The only way out?

9th March 2012 at 00:00
The government's work programme has been plagued by controversy in recent weeks. Joseph Lee asks whether following the Dutch model of paying maintenance for young people to attend compulsory education could wipe out youth unemployment another way

Before he lost his job, Eugene Tutty was not short of confidence. As a 19-year-old, he came across a mugger trying to steal a mobile phone from a group of girls. When the mugger turned on Tutty and his friend, they managed to restrain him despite being threatened with a knife, and called the police, earning themselves a commendation from the judge at Reading Crown Court.

When Tutty was made redundant at the age of 23, however, he found that applying for up to five jobs a day - hundreds in total as the months passed by - without ever hearing back, completely undermined his sense of self-worth. "You find a job online or in the paper and you apply, and they don't even phone you back to say it's filled," he says. "When you apply for 10 jobs and you don't get a reply from one person, you get in the mindset of `What's the point?'"

With seemingly little chance of work, Tutty turned to a local college, Berkshire College of Agriculture, where he hoped to develop his interest in football coaching with a level 2 qualification in sports, something that would also make up for his lack of five good GCSEs. But when he informed Jobcentre Plus, staff told him that they would have to end his Jobseeker's Allowance because the full-time course meant that he would not be available for work. Tutty's mother is a full-time carer for his disabled father and money is tight at home: he simply could not afford to lose his benefits.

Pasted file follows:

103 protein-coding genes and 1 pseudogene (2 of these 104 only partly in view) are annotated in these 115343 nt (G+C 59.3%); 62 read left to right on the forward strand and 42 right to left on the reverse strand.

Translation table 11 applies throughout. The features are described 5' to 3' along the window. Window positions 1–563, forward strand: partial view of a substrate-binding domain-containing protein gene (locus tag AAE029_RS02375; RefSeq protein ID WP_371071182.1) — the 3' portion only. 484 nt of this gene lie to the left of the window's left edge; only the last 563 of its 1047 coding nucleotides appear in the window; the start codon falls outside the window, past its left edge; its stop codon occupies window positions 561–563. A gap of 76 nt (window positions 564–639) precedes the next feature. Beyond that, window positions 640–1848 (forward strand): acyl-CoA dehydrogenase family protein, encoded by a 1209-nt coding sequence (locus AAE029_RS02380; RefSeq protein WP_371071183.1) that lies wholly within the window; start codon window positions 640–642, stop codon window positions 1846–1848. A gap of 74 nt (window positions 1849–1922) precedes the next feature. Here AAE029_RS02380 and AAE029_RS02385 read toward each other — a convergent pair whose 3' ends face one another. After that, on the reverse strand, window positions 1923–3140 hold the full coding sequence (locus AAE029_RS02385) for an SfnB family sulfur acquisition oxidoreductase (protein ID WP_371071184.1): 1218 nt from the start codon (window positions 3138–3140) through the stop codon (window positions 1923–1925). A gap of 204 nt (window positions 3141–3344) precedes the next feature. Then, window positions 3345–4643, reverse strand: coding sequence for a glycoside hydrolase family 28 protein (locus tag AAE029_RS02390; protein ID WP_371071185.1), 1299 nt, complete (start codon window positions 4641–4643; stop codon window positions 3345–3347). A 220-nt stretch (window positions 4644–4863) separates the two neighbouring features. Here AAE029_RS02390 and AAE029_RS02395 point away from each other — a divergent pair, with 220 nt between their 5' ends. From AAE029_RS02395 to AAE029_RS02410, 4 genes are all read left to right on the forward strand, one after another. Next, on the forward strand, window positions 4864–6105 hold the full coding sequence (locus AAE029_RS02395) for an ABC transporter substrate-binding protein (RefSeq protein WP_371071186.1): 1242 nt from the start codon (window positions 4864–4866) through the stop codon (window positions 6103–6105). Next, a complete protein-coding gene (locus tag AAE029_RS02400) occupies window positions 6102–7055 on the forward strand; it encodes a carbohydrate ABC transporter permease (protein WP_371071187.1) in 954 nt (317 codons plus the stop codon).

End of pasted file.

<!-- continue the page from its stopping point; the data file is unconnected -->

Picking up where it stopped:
"It's a choice between going to college and having no money or not going to college and having money. I didn't understand it at all," he says. "You're trying to do something with your life, but you won't be able to afford to get there or to buy your lunch. It was gutting, but there was nothing else I could do."

If Tutty had been living in Rotterdam instead of Reading, things would have been very different. While our Department for Work and Pensions (DWP) effectively pays over-18s to stay out of college to ensure that they are available if a job vacancy comes up, the Dutch offer financial support to all young people under 27. The difference is that if they do not find work, there are no benefits - only payments to support them during education and training.

So when the economic downturn caused job vacancies to dry up, the government increased the opportunities for full-time education instead. "It is absolutely unacceptable to have our young people just sitting at home," the Dutch employment minister Paul de Krom says. "Education is always better than doing nothing."

The result is that the negligible unemployment for under-25s in the Netherlands has seen only a small rise since the financial crisis at the end of 2007 and remains the lowest in the European Union, at less than half the rate of the UK.

You can read the full article in the March 9 issue of TES

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